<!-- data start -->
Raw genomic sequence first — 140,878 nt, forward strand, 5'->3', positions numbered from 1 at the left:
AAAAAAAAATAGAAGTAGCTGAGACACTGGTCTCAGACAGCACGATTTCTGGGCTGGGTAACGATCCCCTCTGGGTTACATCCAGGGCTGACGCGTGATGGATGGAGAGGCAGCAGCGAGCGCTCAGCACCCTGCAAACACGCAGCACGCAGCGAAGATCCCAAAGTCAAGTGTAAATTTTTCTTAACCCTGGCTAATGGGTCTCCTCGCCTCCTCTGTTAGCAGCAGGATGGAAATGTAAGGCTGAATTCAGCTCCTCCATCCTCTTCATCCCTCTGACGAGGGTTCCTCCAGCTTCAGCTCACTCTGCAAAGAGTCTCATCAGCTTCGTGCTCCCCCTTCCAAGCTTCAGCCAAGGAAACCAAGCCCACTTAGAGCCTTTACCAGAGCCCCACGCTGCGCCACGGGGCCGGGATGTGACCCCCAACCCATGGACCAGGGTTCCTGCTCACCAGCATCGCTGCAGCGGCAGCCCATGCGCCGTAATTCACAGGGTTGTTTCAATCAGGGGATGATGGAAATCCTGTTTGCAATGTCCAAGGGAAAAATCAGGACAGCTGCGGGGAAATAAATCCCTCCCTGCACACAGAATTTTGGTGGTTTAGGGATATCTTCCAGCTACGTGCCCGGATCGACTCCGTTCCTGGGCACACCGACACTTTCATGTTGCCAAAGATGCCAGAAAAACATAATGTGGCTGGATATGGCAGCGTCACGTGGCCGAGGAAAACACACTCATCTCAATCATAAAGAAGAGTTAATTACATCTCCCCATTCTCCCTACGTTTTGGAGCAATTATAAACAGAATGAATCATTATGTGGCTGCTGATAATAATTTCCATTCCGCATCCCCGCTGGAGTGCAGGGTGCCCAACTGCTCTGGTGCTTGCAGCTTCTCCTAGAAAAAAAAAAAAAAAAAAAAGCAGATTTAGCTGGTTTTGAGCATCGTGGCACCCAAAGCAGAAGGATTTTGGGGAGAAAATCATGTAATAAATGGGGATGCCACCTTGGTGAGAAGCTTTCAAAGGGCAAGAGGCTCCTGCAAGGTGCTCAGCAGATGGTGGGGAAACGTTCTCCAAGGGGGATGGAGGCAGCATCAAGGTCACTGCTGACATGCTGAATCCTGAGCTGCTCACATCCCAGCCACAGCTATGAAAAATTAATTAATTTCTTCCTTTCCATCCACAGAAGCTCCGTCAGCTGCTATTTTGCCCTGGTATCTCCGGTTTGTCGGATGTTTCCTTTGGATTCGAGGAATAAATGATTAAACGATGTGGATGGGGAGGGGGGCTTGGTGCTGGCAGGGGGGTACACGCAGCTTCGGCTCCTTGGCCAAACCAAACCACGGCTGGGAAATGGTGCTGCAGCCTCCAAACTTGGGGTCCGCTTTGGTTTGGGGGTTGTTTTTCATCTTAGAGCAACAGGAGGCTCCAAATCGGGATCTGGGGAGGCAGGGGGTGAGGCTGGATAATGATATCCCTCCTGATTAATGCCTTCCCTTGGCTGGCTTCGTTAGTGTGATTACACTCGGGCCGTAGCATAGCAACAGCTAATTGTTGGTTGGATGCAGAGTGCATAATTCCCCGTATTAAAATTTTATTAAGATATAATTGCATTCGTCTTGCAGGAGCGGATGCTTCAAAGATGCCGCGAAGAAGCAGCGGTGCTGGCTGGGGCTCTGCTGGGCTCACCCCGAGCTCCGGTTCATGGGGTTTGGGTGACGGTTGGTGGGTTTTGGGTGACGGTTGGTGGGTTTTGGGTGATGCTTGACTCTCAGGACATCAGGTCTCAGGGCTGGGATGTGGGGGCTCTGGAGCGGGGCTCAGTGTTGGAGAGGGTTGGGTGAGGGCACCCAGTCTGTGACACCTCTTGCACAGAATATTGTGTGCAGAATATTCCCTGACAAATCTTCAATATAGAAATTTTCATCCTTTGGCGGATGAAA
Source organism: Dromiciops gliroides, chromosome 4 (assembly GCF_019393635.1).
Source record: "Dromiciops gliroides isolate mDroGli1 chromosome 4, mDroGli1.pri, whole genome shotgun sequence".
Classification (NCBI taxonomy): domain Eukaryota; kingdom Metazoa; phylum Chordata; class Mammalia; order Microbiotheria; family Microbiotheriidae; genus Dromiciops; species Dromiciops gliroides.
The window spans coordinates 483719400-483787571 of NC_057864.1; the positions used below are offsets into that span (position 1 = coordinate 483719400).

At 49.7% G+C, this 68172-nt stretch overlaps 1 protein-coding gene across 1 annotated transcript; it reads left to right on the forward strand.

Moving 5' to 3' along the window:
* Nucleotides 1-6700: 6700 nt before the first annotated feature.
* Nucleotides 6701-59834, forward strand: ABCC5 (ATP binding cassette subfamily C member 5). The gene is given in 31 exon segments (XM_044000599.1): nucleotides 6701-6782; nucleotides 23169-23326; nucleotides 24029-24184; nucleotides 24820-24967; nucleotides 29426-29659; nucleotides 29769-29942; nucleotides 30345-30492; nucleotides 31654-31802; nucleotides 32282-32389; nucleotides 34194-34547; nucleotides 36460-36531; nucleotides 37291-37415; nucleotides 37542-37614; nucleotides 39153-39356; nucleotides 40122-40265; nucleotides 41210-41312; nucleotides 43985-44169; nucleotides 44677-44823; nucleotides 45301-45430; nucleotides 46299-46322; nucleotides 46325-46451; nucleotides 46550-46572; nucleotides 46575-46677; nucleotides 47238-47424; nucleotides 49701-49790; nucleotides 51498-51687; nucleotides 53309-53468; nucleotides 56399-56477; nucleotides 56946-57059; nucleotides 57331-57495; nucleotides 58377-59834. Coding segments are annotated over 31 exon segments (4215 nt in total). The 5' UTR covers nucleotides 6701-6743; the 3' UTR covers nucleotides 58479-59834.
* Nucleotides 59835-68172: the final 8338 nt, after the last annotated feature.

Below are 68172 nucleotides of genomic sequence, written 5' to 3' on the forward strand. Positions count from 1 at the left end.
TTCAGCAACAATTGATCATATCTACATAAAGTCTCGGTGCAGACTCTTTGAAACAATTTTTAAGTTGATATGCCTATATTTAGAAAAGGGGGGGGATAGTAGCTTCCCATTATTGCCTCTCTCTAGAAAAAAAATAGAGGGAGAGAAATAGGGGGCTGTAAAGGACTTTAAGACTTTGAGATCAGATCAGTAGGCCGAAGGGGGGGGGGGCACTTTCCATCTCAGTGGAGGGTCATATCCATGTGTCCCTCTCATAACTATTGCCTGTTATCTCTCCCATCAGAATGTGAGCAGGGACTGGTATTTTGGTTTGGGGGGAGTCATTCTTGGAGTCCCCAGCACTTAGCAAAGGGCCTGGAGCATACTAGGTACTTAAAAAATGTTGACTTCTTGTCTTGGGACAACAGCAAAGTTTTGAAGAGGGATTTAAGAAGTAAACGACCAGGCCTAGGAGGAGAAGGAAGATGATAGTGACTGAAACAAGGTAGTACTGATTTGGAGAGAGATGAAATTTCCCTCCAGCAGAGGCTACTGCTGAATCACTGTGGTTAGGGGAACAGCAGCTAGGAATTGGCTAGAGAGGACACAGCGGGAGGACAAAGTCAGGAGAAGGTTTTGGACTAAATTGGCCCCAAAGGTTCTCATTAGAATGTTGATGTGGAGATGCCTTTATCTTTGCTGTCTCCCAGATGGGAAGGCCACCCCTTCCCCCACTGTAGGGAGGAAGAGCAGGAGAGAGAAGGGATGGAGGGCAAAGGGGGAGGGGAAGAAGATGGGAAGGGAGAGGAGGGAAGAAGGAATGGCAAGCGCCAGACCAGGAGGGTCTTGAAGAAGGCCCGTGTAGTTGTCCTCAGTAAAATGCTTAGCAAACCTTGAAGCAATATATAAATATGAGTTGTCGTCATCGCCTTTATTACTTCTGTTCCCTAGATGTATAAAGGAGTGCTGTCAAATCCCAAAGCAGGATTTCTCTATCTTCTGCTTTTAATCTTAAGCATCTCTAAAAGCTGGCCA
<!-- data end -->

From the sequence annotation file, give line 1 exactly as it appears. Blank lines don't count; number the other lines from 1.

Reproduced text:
Raw genomic sequence first — 140,878 nt, forward strand, 5'->3', positions numbered from 1 at the left: